We worked our way through the obstacles.  I offered advice where I thought it appropriate.  Sometimes he took it, most times he said "okay" and just ignored it.  As I helped him through I was surprised at how little I cared if he took my advice.  I was out there giving him help, Jessie and I were good enough to guide someone through, and that seemed pretty good.

We had lunch and the gal with the mustang asked for some help getting her horse through the curtain.  I stood away and coached her as she was trying to drive the horse forward.  Joanne's husband Del, another longtime horseman, looked at me and said, "Why don't you take that horse over to the round pen and show her how to get that horse to move."   Well, okay then.  It was fun working with the horse.  I did it on the lead line.  Del said, "don't you want to turn it loose?"  

"Well, I've rarely work in a round pen.  I don't have one."  

"You don't have a round pen?", he asked incredulously.

I did my thing while he talked to the owner.  I did my point, kiss, whack.  The mustang picked it up quickly and I could hear Del tell her, "See, now he has that horse listening to him."

It seems since I started working horses, I've always felt I've been the least knowledgeable person in a setting like this.  It was a great confidence builder to have been asked to help and to get some things done.  In May we are doing a little presentation with the NorCal Brumbie group.  Getting this little boost was just the shot I needed.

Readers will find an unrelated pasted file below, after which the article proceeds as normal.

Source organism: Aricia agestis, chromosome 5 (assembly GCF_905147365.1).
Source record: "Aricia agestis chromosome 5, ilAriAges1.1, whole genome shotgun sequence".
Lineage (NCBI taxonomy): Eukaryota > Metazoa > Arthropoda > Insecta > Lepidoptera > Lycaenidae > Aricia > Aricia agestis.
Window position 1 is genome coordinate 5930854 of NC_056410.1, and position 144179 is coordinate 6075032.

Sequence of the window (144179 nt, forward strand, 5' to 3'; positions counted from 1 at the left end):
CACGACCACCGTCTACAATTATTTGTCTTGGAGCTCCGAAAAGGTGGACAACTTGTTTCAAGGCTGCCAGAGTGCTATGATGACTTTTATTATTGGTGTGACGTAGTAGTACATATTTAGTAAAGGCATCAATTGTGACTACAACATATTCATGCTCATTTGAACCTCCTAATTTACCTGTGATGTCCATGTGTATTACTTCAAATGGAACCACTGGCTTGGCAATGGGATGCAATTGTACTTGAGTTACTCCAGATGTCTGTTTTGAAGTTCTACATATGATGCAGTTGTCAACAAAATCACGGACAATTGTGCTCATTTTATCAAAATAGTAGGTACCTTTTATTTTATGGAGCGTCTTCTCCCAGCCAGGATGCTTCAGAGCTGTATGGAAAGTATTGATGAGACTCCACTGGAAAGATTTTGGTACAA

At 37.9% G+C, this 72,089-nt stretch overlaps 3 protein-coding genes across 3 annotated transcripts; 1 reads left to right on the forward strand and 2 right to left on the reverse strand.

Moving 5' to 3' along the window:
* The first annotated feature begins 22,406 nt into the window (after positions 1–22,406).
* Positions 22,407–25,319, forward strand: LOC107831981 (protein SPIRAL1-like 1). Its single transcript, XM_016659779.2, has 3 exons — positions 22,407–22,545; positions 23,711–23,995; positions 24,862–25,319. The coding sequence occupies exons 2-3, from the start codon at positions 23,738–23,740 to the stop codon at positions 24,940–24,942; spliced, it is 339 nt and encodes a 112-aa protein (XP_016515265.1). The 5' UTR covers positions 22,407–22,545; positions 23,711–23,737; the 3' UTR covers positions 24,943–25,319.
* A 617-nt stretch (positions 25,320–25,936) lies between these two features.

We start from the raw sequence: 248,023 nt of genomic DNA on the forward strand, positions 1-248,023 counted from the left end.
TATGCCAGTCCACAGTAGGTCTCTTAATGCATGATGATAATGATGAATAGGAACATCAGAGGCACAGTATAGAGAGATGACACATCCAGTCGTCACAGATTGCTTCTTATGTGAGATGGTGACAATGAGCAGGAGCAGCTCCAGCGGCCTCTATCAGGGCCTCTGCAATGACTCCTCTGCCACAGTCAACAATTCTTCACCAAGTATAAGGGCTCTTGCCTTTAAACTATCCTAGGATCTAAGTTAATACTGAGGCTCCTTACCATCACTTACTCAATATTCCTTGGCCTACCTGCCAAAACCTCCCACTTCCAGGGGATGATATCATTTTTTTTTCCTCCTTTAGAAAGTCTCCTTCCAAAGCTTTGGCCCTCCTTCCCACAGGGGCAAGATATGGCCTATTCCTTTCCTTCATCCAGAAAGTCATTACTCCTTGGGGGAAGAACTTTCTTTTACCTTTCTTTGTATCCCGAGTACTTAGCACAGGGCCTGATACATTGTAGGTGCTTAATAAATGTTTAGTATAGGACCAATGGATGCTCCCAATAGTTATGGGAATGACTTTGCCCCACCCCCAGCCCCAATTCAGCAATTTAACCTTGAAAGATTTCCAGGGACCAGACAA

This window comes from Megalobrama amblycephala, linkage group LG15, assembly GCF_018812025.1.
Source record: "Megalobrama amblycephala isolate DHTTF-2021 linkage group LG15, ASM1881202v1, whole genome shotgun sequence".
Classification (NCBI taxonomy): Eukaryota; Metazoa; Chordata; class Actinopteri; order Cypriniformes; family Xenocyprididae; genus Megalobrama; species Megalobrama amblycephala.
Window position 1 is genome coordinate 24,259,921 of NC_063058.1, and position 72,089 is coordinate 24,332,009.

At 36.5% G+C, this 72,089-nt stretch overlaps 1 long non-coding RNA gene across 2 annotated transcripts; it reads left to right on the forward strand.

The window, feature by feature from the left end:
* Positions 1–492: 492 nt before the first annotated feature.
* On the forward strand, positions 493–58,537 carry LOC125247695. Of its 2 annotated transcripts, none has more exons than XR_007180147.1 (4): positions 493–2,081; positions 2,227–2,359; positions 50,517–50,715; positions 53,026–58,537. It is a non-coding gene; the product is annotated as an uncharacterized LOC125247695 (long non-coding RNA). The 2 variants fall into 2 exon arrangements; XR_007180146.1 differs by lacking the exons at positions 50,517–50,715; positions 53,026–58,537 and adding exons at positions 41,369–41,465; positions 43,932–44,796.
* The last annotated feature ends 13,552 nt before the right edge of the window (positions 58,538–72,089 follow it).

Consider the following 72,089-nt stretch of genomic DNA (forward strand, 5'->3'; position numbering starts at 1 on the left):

Sunday, March 15, 2015

Working Equitation Schooling Show

Last December for our Whoa Podcast about Horses & Horsemanship I interviewed Tarrin Warren.  Tarrin and I had met at a campdrafting clinic in Colorado in 2013.  I learned she was participating in the sport of Working Equitation.  I knew little about W.E. but I'm always looking for new topics for the show.  Tarrin was great on the show and encouraged Ranae and I to attend a schooling show happening a few hours from our home.  I called the vice-chair, Julie Alonzo, of the national organization WEIAUSA and asked if we could participate in the competition and record it for the podcast.  She agreed and gave us a few instructions so we would be prepared.

W.E. combines three "tests" - a dressage test, an ease of handling test, and a speed test.  It was explained to us many times that the dressage test wasn't the big fancy dressage - at least not at the level we would be competing.  We download the test and set up a ring anywhere we could and practiced the pattern.  Of course, it was the blind leading the blind, leading the blind, as Ranae, the horses, and I tried to figure out the nuances of dressage.  We managed to get the path down, the gaits were iffy and the circles were, well, kinda ugly.

For the show we would have to come down the night before, stable our horses at a horse hotel, stay with a friend and be on the show grounds to start at 9 am.  It was also the time change weekend.

The group was having a week long clinic with world class Portuguese trainer Nuno Matos.  Six trainers had been there for five full days receiving training.  When I told Julie we might be down late Saturday afternoon she encouraged us to bring our horses by for instruction.  This was motivation to have us get there around noon.

Ranae got some training with the obstacles and I got a wonderful lesson in dressage.  Everyone was very open and willing to help us.  Ranae competed in the Introductory Level and I competed in the Novice.  I was able to video some of our runs and you can watch them here or on YouTube.

The judges remarks on my scorecard have given me a long list of things to work on.  Most disappointing was the notation of a "lack of bend" and "learn proper bend".  As long as I've been following the Downunder Horsemanship Method one would think Jessie would be as flexible as a slinky.  So, while this was a bit depressing, we competed, we discovered what we needed to improve, and we've started working on it.